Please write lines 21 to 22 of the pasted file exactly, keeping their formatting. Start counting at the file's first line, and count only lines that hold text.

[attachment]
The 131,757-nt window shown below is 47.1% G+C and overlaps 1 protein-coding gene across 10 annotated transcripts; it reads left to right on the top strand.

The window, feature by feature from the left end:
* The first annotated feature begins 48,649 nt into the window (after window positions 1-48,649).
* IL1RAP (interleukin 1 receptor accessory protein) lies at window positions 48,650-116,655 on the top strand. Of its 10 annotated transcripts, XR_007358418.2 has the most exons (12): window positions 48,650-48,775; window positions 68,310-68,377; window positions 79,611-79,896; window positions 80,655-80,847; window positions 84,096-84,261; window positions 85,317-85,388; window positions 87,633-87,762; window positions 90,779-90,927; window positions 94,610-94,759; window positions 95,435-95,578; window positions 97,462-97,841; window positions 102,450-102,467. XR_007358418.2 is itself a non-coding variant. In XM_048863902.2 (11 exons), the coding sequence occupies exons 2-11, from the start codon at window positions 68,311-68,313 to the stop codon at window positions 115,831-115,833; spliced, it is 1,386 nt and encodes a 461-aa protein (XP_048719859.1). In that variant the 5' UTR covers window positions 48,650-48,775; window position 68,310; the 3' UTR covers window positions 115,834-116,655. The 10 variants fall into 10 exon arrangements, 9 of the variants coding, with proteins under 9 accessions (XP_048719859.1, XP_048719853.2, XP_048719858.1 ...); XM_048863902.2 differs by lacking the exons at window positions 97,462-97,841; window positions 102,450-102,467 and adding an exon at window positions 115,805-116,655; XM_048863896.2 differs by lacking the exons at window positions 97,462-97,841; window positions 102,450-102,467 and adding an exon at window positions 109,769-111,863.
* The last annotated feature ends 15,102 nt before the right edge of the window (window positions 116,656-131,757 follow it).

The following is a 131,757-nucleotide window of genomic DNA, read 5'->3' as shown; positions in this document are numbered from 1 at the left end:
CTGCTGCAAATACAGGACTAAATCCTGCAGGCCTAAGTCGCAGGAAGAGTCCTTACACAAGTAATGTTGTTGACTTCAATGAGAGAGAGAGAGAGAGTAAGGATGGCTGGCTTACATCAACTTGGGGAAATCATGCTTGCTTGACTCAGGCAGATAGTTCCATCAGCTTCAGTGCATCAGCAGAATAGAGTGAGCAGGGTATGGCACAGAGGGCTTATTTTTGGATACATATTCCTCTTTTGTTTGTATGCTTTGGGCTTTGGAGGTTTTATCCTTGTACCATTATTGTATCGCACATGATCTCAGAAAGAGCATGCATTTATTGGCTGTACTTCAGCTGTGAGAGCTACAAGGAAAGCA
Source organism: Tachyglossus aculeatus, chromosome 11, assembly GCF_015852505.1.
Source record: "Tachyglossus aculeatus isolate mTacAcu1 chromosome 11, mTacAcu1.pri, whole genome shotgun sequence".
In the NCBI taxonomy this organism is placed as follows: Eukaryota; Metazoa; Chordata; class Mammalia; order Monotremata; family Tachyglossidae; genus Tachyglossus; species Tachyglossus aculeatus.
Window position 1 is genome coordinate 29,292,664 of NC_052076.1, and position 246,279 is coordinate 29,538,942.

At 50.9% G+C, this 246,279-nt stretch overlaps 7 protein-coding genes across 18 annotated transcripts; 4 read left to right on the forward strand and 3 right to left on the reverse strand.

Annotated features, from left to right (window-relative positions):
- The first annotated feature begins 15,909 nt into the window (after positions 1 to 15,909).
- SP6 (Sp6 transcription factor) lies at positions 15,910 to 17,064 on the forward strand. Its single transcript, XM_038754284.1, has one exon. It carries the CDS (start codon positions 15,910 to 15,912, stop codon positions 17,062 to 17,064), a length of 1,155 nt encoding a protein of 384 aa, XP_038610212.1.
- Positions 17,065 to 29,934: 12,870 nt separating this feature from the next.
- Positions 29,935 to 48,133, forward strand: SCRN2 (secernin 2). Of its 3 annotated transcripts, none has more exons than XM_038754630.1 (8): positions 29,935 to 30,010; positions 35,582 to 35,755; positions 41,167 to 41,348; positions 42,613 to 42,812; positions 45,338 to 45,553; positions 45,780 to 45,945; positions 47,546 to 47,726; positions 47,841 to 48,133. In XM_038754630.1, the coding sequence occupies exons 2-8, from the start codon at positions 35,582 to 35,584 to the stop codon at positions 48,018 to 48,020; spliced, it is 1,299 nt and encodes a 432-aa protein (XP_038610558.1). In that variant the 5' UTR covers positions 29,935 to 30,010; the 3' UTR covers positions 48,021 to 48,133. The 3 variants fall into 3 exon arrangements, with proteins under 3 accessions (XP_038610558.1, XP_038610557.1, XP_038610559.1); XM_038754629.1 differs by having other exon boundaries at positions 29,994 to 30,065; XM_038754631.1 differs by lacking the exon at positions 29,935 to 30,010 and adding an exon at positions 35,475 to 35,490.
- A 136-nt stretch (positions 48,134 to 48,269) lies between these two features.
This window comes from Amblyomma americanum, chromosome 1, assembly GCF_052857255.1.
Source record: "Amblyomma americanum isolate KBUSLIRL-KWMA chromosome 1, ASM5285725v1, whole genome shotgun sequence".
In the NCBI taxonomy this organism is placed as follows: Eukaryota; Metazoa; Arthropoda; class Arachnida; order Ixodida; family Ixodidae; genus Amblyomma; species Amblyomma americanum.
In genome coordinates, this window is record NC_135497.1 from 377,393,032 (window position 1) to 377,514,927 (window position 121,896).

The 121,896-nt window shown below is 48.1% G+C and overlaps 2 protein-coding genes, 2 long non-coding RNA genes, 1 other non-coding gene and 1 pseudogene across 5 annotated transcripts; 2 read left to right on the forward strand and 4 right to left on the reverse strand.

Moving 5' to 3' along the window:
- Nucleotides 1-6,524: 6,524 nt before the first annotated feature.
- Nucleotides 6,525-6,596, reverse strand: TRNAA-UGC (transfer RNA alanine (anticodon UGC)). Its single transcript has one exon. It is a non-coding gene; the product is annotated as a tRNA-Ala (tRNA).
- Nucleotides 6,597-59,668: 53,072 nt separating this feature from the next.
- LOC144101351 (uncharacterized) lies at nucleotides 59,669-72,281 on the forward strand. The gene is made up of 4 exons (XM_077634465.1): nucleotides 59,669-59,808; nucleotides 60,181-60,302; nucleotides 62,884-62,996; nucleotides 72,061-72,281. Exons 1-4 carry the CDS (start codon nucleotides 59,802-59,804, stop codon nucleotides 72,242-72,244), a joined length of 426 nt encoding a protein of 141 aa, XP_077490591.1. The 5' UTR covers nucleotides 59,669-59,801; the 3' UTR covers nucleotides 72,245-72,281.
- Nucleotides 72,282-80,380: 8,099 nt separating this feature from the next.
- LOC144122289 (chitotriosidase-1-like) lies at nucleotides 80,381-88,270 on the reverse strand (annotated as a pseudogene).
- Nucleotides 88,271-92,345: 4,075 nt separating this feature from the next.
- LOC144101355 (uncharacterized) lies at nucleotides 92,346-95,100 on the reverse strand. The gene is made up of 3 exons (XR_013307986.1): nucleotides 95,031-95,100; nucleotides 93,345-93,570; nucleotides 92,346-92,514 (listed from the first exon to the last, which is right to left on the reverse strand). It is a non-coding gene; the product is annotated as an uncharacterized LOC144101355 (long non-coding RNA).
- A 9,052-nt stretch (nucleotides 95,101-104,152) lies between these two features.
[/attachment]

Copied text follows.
In the NCBI taxonomy this organism is placed as follows: Eukaryota; Metazoa; Arthropoda; class Arachnida; order Ixodida; family Ixodidae; genus Amblyomma; species Amblyomma americanum.
In genome coordinates, this window is record NC_135497.1 from 377,393,032 (window position 1) to 377,514,927 (window position 121,896).